The church's sole requirement is that a Godparent (Sponsor) must be a member of the Eastern Orthodox church in good standing. That's all to the best of my knowledge. Typically, parents await to be asked by someone to be a sponsor for their child.
In Greek practice, the first born child would be sponsored by his or her parents Sponsor (Combaro) from their wedding.*
The practice, not common these days, of a married couple who are or intend to be sponsoring more than one child, to rotate who will be the Godparent, the men sponsor girls, women sponsor males. The theory is that if a male and female as adults are attracted to each other, they would not be prohibited from marriage because they are God-brother and God-sister. This is a practice, not a teaching of the church.
Here's another tradition which is not practiced these days, from what I've seen. GOAA Bishop Maximos of Pittsburgh enforced this practice in the GOAA Metropolis (Diocese prior to 2003) of Pittsburgh. It was the tradition that there be only one Godparent. There was traditional support for this practice, and while I recall from where I read it, I have no idea where it is now (it was reprinted in the monthly publication of my parish, many years ago). Because "the two...become one," through the Sacrament of Holy Matrimony, Metropolitan Maximos permitted two Godparents if they were married.
Again, the church's rule is only that a member in good standing sponsor an individual. The church has no rule about whether the sponsor should be a male or female.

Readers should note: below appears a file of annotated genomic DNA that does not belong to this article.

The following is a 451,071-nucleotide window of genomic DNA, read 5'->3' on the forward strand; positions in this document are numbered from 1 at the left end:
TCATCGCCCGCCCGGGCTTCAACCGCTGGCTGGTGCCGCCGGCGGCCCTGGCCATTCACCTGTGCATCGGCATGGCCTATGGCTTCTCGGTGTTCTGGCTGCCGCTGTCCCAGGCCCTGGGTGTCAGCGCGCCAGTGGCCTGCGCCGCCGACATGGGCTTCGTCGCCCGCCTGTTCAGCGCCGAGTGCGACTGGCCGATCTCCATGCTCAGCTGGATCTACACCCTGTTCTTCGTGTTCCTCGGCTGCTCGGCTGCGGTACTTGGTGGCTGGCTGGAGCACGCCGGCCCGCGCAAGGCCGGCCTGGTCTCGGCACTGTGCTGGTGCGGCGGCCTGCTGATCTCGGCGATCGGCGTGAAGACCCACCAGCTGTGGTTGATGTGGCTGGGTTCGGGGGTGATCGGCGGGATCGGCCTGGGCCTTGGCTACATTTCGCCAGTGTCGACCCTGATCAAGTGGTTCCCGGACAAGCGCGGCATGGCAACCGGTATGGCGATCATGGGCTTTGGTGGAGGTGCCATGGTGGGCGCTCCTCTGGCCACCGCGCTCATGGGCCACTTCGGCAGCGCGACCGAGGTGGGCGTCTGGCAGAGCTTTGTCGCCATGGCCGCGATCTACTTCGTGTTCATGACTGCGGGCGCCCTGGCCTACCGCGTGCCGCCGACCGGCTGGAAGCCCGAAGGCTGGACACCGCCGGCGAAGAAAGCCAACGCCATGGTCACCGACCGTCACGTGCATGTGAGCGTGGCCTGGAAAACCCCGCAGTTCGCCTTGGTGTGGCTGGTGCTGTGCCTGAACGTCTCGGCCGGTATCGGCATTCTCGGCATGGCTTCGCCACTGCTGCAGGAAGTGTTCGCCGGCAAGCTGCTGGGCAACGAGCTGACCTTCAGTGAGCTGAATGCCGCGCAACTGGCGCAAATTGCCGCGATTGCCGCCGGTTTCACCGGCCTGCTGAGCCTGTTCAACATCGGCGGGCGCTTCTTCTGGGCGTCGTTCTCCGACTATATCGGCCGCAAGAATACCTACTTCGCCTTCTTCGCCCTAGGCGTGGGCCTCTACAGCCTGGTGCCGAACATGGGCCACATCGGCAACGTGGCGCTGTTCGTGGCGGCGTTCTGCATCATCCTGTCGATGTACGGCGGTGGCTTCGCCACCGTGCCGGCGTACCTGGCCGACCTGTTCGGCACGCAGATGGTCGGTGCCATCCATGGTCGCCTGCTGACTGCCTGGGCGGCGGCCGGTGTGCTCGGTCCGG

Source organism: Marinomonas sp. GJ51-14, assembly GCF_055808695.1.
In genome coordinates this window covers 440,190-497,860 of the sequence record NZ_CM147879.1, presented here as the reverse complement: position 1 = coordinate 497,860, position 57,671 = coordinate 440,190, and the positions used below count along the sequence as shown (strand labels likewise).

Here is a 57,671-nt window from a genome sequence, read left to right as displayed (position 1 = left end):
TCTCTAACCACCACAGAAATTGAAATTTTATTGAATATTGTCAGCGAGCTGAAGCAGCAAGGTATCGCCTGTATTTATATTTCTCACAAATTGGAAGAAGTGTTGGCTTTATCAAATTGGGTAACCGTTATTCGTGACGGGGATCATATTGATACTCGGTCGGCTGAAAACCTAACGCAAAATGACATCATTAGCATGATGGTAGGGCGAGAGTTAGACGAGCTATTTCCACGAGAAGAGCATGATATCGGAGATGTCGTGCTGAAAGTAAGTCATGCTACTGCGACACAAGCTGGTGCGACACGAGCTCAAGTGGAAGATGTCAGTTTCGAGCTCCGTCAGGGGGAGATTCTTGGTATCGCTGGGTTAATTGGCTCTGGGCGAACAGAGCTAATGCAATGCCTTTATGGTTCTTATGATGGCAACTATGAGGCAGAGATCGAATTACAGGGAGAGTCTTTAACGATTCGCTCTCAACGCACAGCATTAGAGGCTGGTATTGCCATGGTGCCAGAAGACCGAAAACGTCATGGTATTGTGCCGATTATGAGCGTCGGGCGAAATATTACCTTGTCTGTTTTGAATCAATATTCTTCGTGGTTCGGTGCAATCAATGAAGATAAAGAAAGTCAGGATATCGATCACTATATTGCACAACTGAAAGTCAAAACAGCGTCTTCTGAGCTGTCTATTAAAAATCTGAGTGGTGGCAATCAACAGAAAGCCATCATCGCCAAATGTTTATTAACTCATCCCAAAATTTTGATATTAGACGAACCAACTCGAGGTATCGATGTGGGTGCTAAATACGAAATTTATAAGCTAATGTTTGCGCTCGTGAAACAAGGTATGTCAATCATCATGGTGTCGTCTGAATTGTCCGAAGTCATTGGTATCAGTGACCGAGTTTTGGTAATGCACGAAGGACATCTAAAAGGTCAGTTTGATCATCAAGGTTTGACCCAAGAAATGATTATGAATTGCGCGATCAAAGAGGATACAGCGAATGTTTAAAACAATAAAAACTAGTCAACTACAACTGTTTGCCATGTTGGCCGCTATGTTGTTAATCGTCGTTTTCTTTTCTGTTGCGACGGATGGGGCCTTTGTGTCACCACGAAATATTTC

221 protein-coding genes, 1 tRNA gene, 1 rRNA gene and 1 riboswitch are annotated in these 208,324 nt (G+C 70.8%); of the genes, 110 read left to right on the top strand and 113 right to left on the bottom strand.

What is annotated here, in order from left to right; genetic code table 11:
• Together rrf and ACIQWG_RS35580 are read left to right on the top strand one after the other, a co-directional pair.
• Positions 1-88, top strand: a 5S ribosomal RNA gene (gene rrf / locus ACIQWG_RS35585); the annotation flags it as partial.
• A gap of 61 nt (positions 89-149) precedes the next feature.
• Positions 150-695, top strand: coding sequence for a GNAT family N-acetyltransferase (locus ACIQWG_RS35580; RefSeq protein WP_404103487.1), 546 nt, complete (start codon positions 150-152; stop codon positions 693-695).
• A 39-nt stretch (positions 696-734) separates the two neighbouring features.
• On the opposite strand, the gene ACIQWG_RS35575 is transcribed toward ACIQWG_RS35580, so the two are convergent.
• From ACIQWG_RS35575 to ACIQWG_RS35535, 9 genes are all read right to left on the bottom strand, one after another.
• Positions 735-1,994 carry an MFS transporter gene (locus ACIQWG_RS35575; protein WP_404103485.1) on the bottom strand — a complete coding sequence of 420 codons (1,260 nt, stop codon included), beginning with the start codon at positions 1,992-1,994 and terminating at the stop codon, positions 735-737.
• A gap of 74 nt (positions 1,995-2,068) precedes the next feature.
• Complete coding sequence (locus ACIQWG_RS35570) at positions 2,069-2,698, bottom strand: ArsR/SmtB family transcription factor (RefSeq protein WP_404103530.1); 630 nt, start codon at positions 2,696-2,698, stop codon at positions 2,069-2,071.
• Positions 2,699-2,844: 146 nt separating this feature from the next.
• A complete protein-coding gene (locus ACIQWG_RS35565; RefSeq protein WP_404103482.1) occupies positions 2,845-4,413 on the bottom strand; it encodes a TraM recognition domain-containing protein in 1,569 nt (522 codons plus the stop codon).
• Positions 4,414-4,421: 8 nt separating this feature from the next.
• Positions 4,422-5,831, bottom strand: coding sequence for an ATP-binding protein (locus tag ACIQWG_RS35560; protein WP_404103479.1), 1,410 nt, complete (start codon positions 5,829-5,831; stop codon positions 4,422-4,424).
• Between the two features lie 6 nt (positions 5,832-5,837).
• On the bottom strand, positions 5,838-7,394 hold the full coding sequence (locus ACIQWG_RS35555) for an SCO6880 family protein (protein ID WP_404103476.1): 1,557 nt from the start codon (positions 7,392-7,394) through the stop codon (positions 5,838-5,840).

I would suggest when your baptism becomes imminent, I don't see anything wrong with asking the lady whether she would be interested in serving as your sponsor. When word gets out about your baptism, someone else might come forward and it is difficult to refuse such a blessed offer.
My experience and knowledge comes from GOAA practice only. I'm not aware of variations in other jurisdictions. My experience is based on serving as the chanter in my parish at all baptisms, wherein I assist the priest in directing the logistics of the sacrament, during the past 36 years.
*I'm only too aware of this practice. My parent's friends assumed that my Dad's Combaro, his Army buddy, would be my Godparent, but because he lived out of state, my parents wanted a local Godparent for me. Luckily, my aunt told someone who was having problems bearing her own child that no one had come forward to sponsor me, so they asked my parents, which resulted in a blessed arrangement for all concerned; "May their Memory be Eternal." (I was 2 years old when I was finally baptized due to the delay.)